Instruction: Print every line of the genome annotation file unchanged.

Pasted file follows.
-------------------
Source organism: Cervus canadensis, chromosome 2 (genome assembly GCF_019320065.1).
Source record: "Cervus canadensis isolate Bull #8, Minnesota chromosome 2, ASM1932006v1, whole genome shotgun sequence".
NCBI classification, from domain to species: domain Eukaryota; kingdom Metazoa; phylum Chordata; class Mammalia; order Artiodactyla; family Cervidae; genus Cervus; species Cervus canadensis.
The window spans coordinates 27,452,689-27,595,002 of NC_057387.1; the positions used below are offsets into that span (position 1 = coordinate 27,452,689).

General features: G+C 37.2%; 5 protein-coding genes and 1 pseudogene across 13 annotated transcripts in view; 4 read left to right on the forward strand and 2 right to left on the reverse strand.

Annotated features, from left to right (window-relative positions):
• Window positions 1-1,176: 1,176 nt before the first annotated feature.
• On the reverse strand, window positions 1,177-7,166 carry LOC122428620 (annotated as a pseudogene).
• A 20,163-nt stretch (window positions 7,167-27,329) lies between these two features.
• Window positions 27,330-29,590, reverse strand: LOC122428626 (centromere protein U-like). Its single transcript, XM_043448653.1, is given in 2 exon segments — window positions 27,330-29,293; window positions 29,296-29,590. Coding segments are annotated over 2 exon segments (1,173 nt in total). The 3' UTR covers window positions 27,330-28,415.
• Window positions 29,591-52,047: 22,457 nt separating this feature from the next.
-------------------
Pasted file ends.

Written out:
Source organism: Cervus canadensis, chromosome 2 (genome assembly GCF_019320065.1).
Source record: "Cervus canadensis isolate Bull #8, Minnesota chromosome 2, ASM1932006v1, whole genome shotgun sequence".
NCBI classification, from domain to species: domain Eukaryota; kingdom Metazoa; phylum Chordata; class Mammalia; order Artiodactyla; family Cervidae; genus Cervus; species Cervus canadensis.
The window spans coordinates 27,452,689-27,595,002 of NC_057387.1; the positions used below are offsets into that span (position 1 = coordinate 27,452,689).

General features: G+C 37.2%; 5 protein-coding genes and 1 pseudogene across 13 annotated transcripts in view; 4 read left to right on the forward strand and 2 right to left on the reverse strand.

Annotated features, from left to right (window-relative positions):
• Window positions 1-1,176: 1,176 nt before the first annotated feature.
• On the reverse strand, window positions 1,177-7,166 carry LOC122428620 (annotated as a pseudogene).
• A 20,163-nt stretch (window positions 7,167-27,329) lies between these two features.
• Window positions 27,330-29,590, reverse strand: LOC122428626 (centromere protein U-like). Its single transcript, XM_043448653.1, is given in 2 exon segments — window positions 27,330-29,293; window positions 29,296-29,590. Coding segments are annotated over 2 exon segments (1,173 nt in total). The 3' UTR covers window positions 27,330-28,415.
• Window positions 29,591-52,047: 22,457 nt separating this feature from the next.